Jun 252013
 
 June 25, 2013  Posted by at 12:15 pm Finance
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Russell Lee Family Car February 1939
"White migrant and wife repairing clutch in their car near Harlingen, Texas"

Over the past two weeks or so, we've been seeing a very clear portrait of how sick our economies are. Not that you would know it from reading the press. The term deflation pops up only very cautiously. Could that be because people don't understand what's going on? Or are they simply afraid of the word? This is the real thing, guys. And it's going to hurt.

Money (actually: credit) has shifted out of emerging markets by the trillions. So where did it go? Not into bonds, stocks or precious metals. Money shifted out of there too, and also by the trillions. Money isn't going anywhere, it's going "poof". It's vanishing and will never be seen again.

Markets may still rise at times to some extent, but only if and when more stimulus is flooded into the system, or people think it will be. Markets have simply been undead for the past 5 years – or so -, as long as central banks have issued stimulus. Take that away and all you're left with is zombies. And even if markets rise, or "normalize", a little in the future, this genie's out of the bottle and won't get back in: bond yields and interest rates will not go back to the extremely low levels of the past few years. Central banks' longer term control of either has always been no more than an illusion. And as for another illusion: you can't call something a "recovery" if you pay for it with more debt, that doesn't make nearly enough sense.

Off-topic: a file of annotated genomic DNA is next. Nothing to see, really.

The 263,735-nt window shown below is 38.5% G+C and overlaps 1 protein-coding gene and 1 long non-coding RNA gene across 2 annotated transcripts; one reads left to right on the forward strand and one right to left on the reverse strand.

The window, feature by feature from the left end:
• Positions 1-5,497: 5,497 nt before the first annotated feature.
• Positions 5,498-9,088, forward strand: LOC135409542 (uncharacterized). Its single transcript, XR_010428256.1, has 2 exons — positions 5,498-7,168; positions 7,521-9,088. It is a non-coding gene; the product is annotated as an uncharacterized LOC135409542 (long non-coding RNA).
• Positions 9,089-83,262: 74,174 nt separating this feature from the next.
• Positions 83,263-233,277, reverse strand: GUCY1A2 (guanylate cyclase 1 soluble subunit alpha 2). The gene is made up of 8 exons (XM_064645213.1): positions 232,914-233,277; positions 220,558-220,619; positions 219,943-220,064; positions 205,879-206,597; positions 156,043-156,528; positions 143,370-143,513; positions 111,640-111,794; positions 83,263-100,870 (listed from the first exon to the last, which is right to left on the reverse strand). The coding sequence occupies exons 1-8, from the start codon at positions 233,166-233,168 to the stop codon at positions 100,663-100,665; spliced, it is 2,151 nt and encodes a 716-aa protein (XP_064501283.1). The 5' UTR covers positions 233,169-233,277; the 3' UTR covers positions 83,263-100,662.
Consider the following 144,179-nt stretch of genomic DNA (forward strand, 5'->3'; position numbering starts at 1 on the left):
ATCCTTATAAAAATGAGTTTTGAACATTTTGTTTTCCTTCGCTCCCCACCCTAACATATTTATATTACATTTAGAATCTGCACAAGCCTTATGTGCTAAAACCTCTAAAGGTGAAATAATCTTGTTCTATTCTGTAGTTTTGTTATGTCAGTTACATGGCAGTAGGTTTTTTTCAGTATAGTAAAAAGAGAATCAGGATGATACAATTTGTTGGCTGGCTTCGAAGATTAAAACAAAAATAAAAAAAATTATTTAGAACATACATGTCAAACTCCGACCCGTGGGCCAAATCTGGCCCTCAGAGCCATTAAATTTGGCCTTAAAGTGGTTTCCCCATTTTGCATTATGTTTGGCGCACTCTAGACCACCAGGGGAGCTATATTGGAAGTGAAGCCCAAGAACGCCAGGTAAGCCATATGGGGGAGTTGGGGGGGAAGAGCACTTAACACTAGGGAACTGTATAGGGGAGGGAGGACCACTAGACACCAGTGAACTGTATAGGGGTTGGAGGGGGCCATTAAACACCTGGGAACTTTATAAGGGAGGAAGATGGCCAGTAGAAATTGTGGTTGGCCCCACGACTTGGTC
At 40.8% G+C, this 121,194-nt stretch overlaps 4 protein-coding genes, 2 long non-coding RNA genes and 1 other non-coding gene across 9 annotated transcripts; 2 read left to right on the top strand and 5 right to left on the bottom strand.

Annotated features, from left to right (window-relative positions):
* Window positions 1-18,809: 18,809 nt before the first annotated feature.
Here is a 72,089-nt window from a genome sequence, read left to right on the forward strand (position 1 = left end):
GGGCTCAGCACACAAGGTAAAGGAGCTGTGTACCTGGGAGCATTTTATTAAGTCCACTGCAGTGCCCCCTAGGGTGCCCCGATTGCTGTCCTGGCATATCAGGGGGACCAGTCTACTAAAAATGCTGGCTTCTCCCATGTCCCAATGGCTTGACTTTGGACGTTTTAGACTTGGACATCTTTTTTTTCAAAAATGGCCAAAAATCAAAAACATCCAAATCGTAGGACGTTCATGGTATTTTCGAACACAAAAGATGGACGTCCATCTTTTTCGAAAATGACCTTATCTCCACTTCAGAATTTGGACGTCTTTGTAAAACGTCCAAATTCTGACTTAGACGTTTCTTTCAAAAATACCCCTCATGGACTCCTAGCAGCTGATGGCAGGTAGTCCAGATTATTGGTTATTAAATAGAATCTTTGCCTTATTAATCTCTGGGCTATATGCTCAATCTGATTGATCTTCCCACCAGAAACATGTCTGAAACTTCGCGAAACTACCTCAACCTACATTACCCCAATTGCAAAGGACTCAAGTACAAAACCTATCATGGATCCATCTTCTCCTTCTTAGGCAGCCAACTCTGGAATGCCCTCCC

People think they can find the reason behind the vanishing trillions in money/credit in things Ben Bernanke may or may not have said, and perhaps in a hard stance by the Chinese central bank. But they are merely small parts of a bigger story. The problem is not that the Fed hints at tapering, it's that the US economy is too sick to stand up straight without constant and/or increasing credit infusions. A zombie economy propped up with zombie money. And that can't last. It never could.

Nothing Ben does, whether it's issuing stimulus or hinting at less stimulus, represents real value. And that, to many people focused on the illusion of value, may have become clear only when Abenomics appeared on stage, seemed a success at first and then showed its true colors in a substantial Nikkei crash. Abenomics is the Fed's QE on steroids; both follow the same trajectory, but it's a matter of the harder they come, the harder they fall. Japan wanted too much too fast, and ended up shattering the stimulus illusion worldwide. As I put it three weeks ago:

What If Stimulus Is Self-Defeating?

… in today's world stimulus is self-defeating because it's stimulus itself that reveals the weak spots in an economy, and more stimulus reveals more weak spots.

Note: this is not the same as saying all stimulus is bad, or must necessarily defeat itself. But it is, and it does, in today's world, where stimulus doesn't serve to jolt the real economy into recovery, but to hide existing debt and create only the illusion of recovery. What makes it worse is that even just about everybody who should have known this instead elects to cling to the illusion. Well, your wake up call has come, and if you still don't listen it'll come back louder next time.

Today's stimulus is self-defeating simply because it is unleashed in a toxic financial environment, ridden with hidden debt. [..] … it can only function when debts are properly restructured, defaulted upon, their holders bankrupted where applicable.

And there's no chance of that: the most prolific debt holders are Wall Street banks, and their debts have been made more secret than the latest whereabouts of Jimmy Hoffa. As long as that stays the way it is, QE is nothing but a very expensive – and very temporary – stop gap. Short term profits for the financial world, long term losses for you and me.